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3 Tasty Tricks To Get Better Flavors From Inexpensive Wine
Food & Drink
> Wine & Spirits
Wines from the Cotes du Rhone region of France typically consist of Grenache, Syrah, and Mourvedre grapes. You can use this ancient recipe to make your own version of a Rhone blend
Holidays are a time for good food and good drink, but more often than not, we substitute good drink for, well, cheap drink. However, cheap wine doesn't have to be bad.
As the international wine industry grows, it's becoming more common to find decent bottles on the cheap, and you can instantly make any wine taste better just by aerating it. But what do you do when you're stuck with something truly horrendous?
Fret not. Here are three ingenious ways to make bad wine your best friend.
Wine Hack #1: Blend It
If you stroll down the wine aisle, you'll notice that there are wines which are produced from a single grape (single varietal), like Pinot Noir, and then there are wines which are combinations of multiple grapes. For example, wines from the Côtes du Rhône in France are typically blends of Syrah, Grenache, and Mourvèdre grapes.
Blending wine is an old art form, but it doesn't have to be difficult. You can easily make your crappy wine taste better by mixing it with a less crappy wine. Sarah Knapton from The Guardian suggests, "First-time blenders should start by mixing wines that are similar in character. For example, blend heavy reds with heavy reds. Or try a little peach wine with some Reisling."
This handy guide from Wine Folly will tell you everything you need to know about which grapes appear in the most common blends, but the nice thing about this hack is that you can't really go wrong. If you're already stuck
The other nice thing about blending your own wine is you can make an international blend by taking, say, an Australian Shiraz, and blending it with a Spanish Grenache. The world is in your wine glass!
Wine Hack #2: Spritz It
This is my hack of choice for crappy white wine. Unlike reds, whites are a little more difficult to salvage by blending because often bad whites are too sour or buttery, qualities that are difficult to mask.
Cheap sauvignon blanc thrown together with ginger ale and a little club soda makes for one classy-looking glass of bubbly.
Simply put, a spritzer is wine plus something fizzy, i.e., soda. You don't have to get fancy with this hack—the easiest and quickest way to fix a glass of white wine is to add a little bit of Sprite, ginger ale, or any other lemon-flavored soda. It'll certainly make the wine sweeter, but that's not always a bad thing.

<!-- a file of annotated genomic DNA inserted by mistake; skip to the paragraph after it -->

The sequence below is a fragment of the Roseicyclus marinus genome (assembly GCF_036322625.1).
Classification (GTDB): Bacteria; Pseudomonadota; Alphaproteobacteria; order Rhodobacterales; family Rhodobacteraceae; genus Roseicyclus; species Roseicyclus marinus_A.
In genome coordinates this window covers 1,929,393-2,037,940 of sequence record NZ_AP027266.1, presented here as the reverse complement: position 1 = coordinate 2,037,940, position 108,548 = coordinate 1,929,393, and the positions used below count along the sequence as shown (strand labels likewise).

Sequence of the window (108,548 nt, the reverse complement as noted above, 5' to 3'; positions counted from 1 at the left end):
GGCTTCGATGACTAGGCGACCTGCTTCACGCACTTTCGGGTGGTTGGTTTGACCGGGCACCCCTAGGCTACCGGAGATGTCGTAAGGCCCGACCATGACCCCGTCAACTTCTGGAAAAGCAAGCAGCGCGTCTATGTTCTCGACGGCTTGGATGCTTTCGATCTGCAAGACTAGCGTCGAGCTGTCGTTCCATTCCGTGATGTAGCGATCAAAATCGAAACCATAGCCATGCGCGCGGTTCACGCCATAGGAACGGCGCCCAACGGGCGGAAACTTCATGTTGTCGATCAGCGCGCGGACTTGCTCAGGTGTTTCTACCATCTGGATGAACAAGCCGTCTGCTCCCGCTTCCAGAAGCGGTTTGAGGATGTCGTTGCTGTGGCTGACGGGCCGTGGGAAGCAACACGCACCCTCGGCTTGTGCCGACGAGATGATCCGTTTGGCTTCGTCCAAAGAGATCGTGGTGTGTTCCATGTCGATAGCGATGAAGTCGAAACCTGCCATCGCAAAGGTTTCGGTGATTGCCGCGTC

This blend of four different types of white grapes goes really well with Canada Dry.
You can also get more complicated and make elaborate white wine spritzers like this one, featuring mint simple syrup. If you don't want to go too sweet, you can also simply add club soda and a flavorful liqueur like a liquorice, elderflower, or orange liqueur.
There are more inventive white wine cocktails on the planet than there are hairs on my cat. Take a peek at this list for some crazy concoctions, such as "smurf juice" which consists of blue curacao, ginger ale, and white wine.
Though not quite a spritzer for its lack of fizz, sangria is another very viable solution for your bad wine problem.
Sangria isn't just a summertime drink; it's an every time drink, and the perfect way to hide a horrible-tasting wine.
Not limited exclusively to white wine, sangria is a combination of wine, fruit, a sweetener, and possibly even a little brandy. Served chilled, it's a surefire way to get the most bang out of your two-buck chuck, and you can make a good pot in five minutes.
Wine Hack #3: Mull It
Mulled wine is a common holiday drink in Europe and England, and becoming more so here in the United States. There's nothing quite like the smell of warm mulling spices to get you in the holiday spirit, and fortunately mulled wine can taste great even with cheap wine.
This is mulled wine magic about to happen.
Having been around since medieval times, there are tons of methods by which to mull your wine, all detailed nicely here. Every method has the same basic structure: you heat wine slowly to develop flavor (not to a boil, as you don't not want to burn off the alcohol!) with a combination of mulling spices, citrus, and sugar.
The variations occur in the choice of mulling spices which always contain cinnamon, cloves, and nutmeg, but some recipes call for more flavors like ginger, cardamom, and even bay leaves.
Nutmeg, cinnamon, and cloves are some of the many spices used to mull wine.
Like all the other hacks, achieving mulling perfection is very much a question of taste. If you like things on the sweeter side, you're better off adding more honey. If you're a spice daredevil, maybe you're open to adding peppercorns to the brew.
Have Fun with It
The great thing about all of these hacks is you have absolutely nothing to lose. You're already stuck with a cheap, mediocre bottle of wine, so why not play around with these various options until you come up with something better?
And if all else fails, don't forget that cooking with booze is a time-honored tradition and for good reason.
Thanks for looking!
I am not the author of this tip, I merely shared it.
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